PORT-AU-PRINCE, HAITI, JAN. 10 -- The junta-appointed electoral board disqualified eight Duvalierist presidential candidates yesterday, drawing charges by opposition leaders today that the move was a sop to make next Sunday's election appear legitimate.

They said the junta led by Lt. Gen. Henri Namphy was maneuvering to clear the way for a candidate of its choice. The eight candidates had been associates of the deposed Duvalier family dictatorship.

The government rescheduled the elections for president and National Assembly after independently run balloting on Nov. 29 was aborted by a terror campaign here. Bands of thugs, in some cases aided by soldiers, killed at least 34 people at polling places.

"This is part of the {junta's} maneuvers. They're trying to legitimize the Jan. 17 elections," said Joachim Pierre, general secretary of the opposition Christian Democratic Party.

The party's leader, Sylvio Claude, and the other three leading presidential candidates are boycotting the scheduled election and demanding the government's resignation. They have widespread support. If junta members "are going to step down on Feb. 7 like they promised, it is obvious that they will first choose their replacement," Pierre said.

The electoral board, which replaced an independent body the junta dissolved, announced last night that it had disqualified 11 presidential candidates, including the eight Duvalierists.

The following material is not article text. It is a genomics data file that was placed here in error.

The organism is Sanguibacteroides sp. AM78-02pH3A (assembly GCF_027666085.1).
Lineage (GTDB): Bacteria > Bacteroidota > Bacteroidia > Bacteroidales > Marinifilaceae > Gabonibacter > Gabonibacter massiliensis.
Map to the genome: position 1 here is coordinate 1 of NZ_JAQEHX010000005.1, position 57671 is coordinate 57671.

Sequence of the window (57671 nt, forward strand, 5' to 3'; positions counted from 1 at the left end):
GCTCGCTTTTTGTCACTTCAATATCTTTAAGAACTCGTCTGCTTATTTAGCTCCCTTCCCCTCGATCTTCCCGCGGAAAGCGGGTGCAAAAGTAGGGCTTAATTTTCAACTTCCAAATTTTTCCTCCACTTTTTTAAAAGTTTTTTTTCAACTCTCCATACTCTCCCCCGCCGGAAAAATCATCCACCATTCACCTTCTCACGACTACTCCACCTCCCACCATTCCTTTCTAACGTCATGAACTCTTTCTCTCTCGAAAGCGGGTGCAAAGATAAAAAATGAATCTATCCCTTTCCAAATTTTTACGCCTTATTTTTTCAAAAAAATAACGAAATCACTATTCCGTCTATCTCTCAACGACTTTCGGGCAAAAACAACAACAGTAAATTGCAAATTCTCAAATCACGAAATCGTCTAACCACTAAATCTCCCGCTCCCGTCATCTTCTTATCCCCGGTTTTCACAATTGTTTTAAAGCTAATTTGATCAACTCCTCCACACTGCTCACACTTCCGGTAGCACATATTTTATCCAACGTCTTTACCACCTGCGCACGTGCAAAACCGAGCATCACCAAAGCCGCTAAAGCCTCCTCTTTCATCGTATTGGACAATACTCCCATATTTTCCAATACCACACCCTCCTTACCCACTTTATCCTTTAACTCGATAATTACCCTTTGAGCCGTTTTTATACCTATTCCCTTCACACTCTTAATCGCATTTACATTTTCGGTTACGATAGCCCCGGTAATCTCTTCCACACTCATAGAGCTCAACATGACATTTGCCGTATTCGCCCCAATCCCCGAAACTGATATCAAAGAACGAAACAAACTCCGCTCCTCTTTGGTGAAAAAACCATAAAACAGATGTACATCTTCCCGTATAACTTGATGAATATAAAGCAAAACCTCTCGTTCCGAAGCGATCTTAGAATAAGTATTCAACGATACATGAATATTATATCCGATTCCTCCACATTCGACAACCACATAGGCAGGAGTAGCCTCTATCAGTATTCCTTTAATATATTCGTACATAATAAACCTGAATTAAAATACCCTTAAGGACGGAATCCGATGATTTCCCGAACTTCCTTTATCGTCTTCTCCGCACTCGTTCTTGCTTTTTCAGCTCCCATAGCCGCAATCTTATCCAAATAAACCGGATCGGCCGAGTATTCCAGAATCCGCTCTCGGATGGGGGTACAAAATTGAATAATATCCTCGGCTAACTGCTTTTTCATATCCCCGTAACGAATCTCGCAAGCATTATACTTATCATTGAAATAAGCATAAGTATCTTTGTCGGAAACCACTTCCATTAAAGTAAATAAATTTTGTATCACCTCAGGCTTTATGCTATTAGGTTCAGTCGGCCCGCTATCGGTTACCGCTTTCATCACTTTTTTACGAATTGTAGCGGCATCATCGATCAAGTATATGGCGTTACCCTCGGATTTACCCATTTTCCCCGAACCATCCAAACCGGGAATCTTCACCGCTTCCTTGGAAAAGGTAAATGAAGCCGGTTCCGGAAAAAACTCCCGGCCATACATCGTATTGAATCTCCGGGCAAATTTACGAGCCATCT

The same 11 had been disqualified by the dissolved independent Electoral board, and the violence was widely attributed to disgruntled followers of several of them.

Under Haiti's new constitution, the Duvaliers' associates may not run for public office for 10 years. President Jean-Claude Duvalier, whose father, Francois, came to power in 1957, fled into French exile in February 1986.

Just before last night's announcement, soldiers set up roadblocks and searched cars for weapons and several Army trucks patrolled the streets of the capital, apparently to prevent a violent reaction from the disqualified Duvalierists.

"This new Electoral board works too closely with the junta. They had to disqualify the Duvalierists, or else their elections would be perceived as too illegitimate," said Rene Belance, spokesman for the dissolved Electoral board.

"I don't see how we can have honest elections; it will be something very partial," Belance said. "The Army will organize the elections according to its preferences.

"I don't see how the government can disinterest itself from the choice of a new president. They will certainly favor this {candidate} or that one," he said.

All but one of the 11 presidential candidates approved by the new board also were qualified by its predecessor. They include prominent rightists Gerard Philippe-Auguste, who has most distanced himself from the junta; Leslie Manigat, Gregoire Eugene and Hubert DeRoncerey.

In 1957, thousands of militants of Philippe-Auguste's party, the Movement for the Organization of the Country, were killed by Duvalier's militiamen, the Ton-tons Macoutes.

Half of the candidates approved by the dissolved board are boycotting the next vote, including -- Claude, Marc Bazin, Louis Dejoie and Gerard Gourgue.